Arthur also said (as I mentioned in a previous post) that although the regulation technically went into effect yesterday (Jan. 1), it's going to be a few months before the TSA people (don't forget this is a DOT reg that's being implemented by TSA) are trained and up to speed. Arthur said their goal is smooth implementation without hassling the flying public.

 

He also pointed out that the regs were originally designed mainly for mfgs who bulk-ship lithium-ion batteries. That's why the language is written in "grams of lithium" which doesn't do the consumer much good. But now they're going to apply this to the general public as well.

 

The easiest way to think about this: If you have extra/spare lithium-ion batteries that you're traveling with, put them in your CARRY-ON bag.

 

Arthur told me that even though the language on the website refers to "loose" batteries, what it really means is any battery not in the device it powers. And on the TSA website, where it implies that lithium-ion batteries in a plastic bag or in original packaging can be checked, Arthur says that is NOT correct.

 

Basically, they define the batteries as under 8 grams of lithium, 8-25 grams of lithium, and over 25 grams of lithium. The other way to think of that (which you can calculate from the battery) is in watt-hours. 8 grams is roughly 100 watt-hours. 25 grams is roughly 300 watt-hours.

 

Batteries under 8 grams (100 watt-hours) - No limit. Take as many as you like (according to Arthur).

Batteries 8-25 grams (100-300 watt-hours) - Limit two per passenger per device.

Over 25 grams (300+ watt-hours) - Not allowed.

 

Arthur basically said that cell phone, digital camera, and regular laptop batteries all fall under the 8 gram (100 watt-hour) limit. No problems. For instance, my HP laptop battery ends up being about 45 watt-hours. Even my extended 12-cell battery would be about 90 watt-hours, so is OK.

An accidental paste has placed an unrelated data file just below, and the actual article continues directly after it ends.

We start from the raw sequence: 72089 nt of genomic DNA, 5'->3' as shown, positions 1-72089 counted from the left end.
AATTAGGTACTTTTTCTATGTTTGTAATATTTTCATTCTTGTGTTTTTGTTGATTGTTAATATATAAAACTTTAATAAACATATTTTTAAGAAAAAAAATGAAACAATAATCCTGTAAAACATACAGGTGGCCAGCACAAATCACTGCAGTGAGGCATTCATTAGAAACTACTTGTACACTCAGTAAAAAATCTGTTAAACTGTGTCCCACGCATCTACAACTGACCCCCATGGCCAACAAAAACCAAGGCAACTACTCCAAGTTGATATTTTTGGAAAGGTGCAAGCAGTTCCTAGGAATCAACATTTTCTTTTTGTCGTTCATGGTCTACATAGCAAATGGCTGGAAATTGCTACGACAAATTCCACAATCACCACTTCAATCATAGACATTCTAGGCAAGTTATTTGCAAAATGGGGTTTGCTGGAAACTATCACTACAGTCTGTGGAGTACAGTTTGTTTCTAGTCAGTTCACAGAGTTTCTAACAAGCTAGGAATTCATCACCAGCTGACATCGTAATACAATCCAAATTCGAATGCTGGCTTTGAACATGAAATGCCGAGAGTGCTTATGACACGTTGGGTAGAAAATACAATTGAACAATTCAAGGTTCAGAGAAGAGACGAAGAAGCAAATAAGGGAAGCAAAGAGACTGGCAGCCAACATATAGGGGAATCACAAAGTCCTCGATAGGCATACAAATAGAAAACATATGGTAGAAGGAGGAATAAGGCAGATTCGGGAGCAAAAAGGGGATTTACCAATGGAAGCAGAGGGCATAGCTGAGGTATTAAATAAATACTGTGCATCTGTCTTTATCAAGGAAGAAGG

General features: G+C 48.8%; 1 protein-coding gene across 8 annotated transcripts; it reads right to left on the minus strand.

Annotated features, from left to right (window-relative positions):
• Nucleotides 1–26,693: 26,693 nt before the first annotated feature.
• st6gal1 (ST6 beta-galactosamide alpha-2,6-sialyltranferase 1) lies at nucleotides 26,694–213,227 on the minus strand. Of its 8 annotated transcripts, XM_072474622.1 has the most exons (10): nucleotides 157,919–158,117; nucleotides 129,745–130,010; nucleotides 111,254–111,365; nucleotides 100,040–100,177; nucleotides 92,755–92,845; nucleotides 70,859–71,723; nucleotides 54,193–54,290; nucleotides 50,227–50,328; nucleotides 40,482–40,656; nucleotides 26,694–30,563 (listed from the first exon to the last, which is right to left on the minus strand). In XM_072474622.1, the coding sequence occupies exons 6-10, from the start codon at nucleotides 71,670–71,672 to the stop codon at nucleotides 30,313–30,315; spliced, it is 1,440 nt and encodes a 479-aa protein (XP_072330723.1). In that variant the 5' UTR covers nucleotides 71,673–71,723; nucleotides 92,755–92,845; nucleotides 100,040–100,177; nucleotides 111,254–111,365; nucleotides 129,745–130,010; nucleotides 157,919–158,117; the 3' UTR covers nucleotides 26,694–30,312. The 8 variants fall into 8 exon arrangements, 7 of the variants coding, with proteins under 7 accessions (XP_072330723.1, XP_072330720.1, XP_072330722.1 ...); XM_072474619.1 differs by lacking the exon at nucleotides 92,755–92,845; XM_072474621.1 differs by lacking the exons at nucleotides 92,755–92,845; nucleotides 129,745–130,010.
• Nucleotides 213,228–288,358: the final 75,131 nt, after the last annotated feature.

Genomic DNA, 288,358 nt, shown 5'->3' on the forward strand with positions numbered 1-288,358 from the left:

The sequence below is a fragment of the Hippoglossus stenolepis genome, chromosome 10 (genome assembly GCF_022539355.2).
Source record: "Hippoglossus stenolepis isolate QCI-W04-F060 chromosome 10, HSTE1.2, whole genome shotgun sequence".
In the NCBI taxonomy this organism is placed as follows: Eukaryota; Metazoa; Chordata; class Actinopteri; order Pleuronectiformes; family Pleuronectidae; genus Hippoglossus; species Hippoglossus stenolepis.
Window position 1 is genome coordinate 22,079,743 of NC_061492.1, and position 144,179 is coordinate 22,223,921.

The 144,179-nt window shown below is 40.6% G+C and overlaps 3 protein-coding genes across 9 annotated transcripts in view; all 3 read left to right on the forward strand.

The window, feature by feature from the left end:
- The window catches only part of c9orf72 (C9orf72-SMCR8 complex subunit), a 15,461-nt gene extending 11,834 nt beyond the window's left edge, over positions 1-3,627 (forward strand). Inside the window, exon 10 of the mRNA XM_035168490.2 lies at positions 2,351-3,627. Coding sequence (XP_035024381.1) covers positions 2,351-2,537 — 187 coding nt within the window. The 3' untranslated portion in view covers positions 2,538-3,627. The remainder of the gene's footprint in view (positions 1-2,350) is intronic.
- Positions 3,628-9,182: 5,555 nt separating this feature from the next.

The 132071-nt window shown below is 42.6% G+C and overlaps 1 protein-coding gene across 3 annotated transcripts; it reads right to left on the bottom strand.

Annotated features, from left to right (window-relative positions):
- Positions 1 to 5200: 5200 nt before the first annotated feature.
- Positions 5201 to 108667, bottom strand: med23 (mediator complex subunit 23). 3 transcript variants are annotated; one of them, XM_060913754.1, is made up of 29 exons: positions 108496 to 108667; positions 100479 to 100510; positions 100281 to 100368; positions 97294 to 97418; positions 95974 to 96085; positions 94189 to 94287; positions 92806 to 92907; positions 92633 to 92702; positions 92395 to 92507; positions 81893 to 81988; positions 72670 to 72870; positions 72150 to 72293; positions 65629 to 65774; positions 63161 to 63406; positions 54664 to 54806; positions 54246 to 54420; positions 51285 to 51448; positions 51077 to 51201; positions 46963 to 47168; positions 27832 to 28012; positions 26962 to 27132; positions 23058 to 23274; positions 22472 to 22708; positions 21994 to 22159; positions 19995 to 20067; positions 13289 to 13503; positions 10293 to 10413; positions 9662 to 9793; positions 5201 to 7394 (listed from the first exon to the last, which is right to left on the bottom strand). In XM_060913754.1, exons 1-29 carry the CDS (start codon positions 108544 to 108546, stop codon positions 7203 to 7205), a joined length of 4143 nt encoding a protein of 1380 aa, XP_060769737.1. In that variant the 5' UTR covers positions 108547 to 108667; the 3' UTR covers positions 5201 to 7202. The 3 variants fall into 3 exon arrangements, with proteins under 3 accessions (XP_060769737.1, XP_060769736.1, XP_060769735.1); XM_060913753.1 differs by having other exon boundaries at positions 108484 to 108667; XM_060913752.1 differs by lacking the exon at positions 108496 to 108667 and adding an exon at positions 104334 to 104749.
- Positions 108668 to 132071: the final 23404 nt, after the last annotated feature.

The way you can figure out the watt-hours of your battery is to look on the battery and take the voltage times the amp-hours to get the watt-hours. (Mine was 10.8V x 4.4AHr = 47.52 watt-hours.) If the amp-hours are in milliamps, you'll need to convert to amps. But basically, Arthur said most consumer stuff should be fine. but he did re-emphasize that, to play it safe, put ALL of your spare lithium-ion batteries in your carry-on.

 

I also specifically asked him about AA batteries (which I put in my checked bags) and he said they're not an issue, nor are NiMH batteries. With my AAs, I also leave them in their original packing and Arthur said that's perfect. He also pointed out that, if you've got checked batteries in your bag, it's a good idea to stand by the TSA guy while they x-ray the bag so that if anything needs to come out, the TSA guy can just hand it back to you. Arthur specifically said, "We don't want to end up with bins of batteries the way we did with lighters."

 

So that - I think - should be the latest info. As I've said before, it's an evolving subject. It looks like the practical implementation is a ways down the road but that doesn't mean some over-zealous TSA person couldn't ding you tomorrow. And if you've got questions, call the 800 #.

 

- Ken